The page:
Determination of fructose content: Fructose content was determined using the resorcinol reagent method.

Statistical analysis

The data obtained in the study were analyzed statistically using ANOVA and student t–test (using GraphPadInstat Statistical Program). Differences between mean values were considered significant at values of P<0.05.

Results and Discussion

The qualitative study of phytochemicals showed that the honey samples were composed of tannins, phlobatanins, flavonoids, terpenoids, glycosides, saponins, alkaloids and flourides.

The table showed that the maximum concentration of Saponins (3.49±0.07) was found in kilteawlaelo, while minimum concentration (2.11±0.04) in Europe. The maximum concentration of Alkaloid (0.18±0.07) was found in Gantafeshum honey, while minimum concentration (0.14±0.02) in wukro. It has been reported that due its toxic nature honey containing alkaloids may not have a significance medicinal value. The maximum concentration of fluoride (0.25±0.06) was found in astbi while minimum concentration (0.11±0.03) in wukro.

In addition to this it is shown that the maximum concentration of tannin (0.54±0.04) was found in Adigrat while minimum concentration (0.34±0.03) in sinkata honey. The maximum concentration of phlobatanin (0.76±0.05) was found in Gantafeshum while minimum concentration (0.65±0.09) in astbi. The maximum concentration of flavonoids (0.36±0.08) was found in kilteawlaelo, while minimum concentration (0.27±0.05) in Astbi. The maximum concentration of Terpenoids (0.45±0.06) was found in Europe, while minimum concentration (0.33±0.05) in wukro honey. The maximum concentration of glycoside (0.47±0.06) was found in Gantafeshum while minimum concentration (0.31±0.08) in wukro wild honey. The maximum concentration of Saponins (3.49±0.07) was found in Kilteawlaelo while minimum concentration (2.11±0.04) in Europe. The maximum concentration of Alkaloid (0.18±0.02) was found in Gantafeshum wereda while minimum concentration (0.12±0.06) in sinkata. The maximum concentration of fluorides (0.25±0.04) was found in Astbi while minimum concentration (0.11±0.03) in wukro honey.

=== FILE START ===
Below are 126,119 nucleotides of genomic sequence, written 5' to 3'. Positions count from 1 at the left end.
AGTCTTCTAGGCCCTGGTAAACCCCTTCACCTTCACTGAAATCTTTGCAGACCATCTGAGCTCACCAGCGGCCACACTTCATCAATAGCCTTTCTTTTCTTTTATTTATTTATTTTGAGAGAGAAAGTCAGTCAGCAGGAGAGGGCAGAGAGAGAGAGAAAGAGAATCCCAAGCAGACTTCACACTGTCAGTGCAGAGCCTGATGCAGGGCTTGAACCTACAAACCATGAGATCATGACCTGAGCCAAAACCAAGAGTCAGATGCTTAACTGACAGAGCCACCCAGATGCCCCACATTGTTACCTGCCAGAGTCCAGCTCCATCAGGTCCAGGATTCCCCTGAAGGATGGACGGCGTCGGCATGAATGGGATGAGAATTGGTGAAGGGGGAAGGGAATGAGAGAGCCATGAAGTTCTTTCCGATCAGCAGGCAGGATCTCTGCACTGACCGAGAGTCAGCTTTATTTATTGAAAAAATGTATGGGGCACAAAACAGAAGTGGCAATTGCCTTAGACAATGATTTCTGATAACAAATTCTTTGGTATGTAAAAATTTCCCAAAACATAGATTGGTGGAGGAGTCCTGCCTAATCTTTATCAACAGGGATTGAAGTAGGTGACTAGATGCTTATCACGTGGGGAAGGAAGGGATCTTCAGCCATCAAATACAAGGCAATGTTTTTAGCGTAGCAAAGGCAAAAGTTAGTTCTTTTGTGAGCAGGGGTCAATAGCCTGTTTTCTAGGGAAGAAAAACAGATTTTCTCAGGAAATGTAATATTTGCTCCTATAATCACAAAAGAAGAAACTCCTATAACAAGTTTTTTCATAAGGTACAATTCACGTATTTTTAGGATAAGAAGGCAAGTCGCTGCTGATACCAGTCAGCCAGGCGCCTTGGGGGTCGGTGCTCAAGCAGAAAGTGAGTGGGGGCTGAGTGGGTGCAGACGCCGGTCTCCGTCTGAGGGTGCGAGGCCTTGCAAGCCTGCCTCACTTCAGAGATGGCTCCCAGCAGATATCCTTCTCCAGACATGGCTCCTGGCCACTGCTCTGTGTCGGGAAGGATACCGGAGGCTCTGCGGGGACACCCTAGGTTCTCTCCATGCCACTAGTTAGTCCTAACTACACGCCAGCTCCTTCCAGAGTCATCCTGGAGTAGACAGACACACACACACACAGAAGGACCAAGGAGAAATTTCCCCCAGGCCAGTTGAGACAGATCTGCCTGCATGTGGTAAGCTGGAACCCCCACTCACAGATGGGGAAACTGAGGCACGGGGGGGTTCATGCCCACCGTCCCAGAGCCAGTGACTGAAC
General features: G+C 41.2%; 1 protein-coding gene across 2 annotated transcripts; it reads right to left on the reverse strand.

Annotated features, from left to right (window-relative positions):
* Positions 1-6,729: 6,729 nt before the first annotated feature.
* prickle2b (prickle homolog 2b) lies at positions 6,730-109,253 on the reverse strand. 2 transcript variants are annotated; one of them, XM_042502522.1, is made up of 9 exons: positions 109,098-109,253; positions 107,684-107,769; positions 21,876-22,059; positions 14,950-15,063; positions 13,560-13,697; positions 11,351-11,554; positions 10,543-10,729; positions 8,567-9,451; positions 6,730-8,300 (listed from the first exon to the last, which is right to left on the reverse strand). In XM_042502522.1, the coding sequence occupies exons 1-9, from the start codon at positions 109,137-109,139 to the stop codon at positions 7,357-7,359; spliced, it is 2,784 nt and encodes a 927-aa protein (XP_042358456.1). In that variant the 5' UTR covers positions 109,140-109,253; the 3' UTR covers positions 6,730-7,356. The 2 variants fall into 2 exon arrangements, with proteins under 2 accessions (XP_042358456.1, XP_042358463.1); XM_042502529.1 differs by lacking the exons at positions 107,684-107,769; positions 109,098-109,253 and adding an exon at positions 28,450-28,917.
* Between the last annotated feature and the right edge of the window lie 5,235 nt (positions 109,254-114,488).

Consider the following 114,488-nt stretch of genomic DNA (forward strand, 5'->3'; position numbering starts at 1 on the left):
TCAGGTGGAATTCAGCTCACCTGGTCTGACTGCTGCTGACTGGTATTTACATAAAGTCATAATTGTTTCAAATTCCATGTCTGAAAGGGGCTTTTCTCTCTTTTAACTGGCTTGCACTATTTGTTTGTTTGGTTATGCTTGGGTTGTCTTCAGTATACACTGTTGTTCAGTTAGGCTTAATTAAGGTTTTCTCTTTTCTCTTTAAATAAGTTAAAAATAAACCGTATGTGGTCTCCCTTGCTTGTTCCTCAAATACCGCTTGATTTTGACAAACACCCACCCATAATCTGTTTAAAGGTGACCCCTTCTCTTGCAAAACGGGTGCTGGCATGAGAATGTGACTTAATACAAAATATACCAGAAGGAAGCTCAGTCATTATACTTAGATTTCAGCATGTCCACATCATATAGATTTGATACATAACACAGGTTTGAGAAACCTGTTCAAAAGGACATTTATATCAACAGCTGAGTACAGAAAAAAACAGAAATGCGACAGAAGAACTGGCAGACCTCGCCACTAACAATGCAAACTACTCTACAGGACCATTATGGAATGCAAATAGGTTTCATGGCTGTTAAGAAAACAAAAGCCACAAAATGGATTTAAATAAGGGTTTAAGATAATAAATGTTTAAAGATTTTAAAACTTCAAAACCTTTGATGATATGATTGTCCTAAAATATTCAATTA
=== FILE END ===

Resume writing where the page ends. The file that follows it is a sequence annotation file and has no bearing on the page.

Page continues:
The minimum, maximum and average moisture contents of the honey on different hive type and honey source analyzed in the present study are indicated in (Table 1). Honey moisture is the quality criterion that determines the capability of honey to remain stable and to resist spoilage by yeast fermentation: the higher the moisture, the higher the probability that honey will ferment upon storage. Lower moisture limits (e.g. 19%), ensuring a better shelf -life of honey which would be met by a large majority of the commercial honeys, have been proposed by some countries for the revision of the Codex Alimentations. The overall mean moisture content of the study area’s honey was lower than the country’s average (20.6%) for moisture content of honey reported by Adgaba [3]. According to honey standards set by the Ethiopian Quality and Standards Authority, the moisture content of the study area’s honey falls under the Grade ‘A’ category. The maximum acceptable limit for moisture content of Ethiopian honey is 23%, while the maximum acceptable moisture content of honey reported by the International Honey Commission is 20%. The low moisture content of the examined honey samples is important and affects quality. Moulds and yeasts cause deterioration of the quality of honey when the moisture content is high, especially if it is > 19%. The moisture content of honey depends on various factors such as the harvesting season, the degree of maturity that honey reached in the hive, type of hive used and environmental temperature. The moisture content of honey samples obtained from modern hives was significantly (p<0.001) higher than honey collected from traditional hives. The variation observed in moisture content among honey samples obtained from the two hive types may be due to the difference in bee-hive handling practiced by the beekeepers. The low moisture content of honey obtained from traditional hives may be associated with a hive type that allowed loss of moisture from honey by evaporation. No significant moisture content differences (p>0.05) were observed between honey samples obtained from the different locations (Table 2 & 3).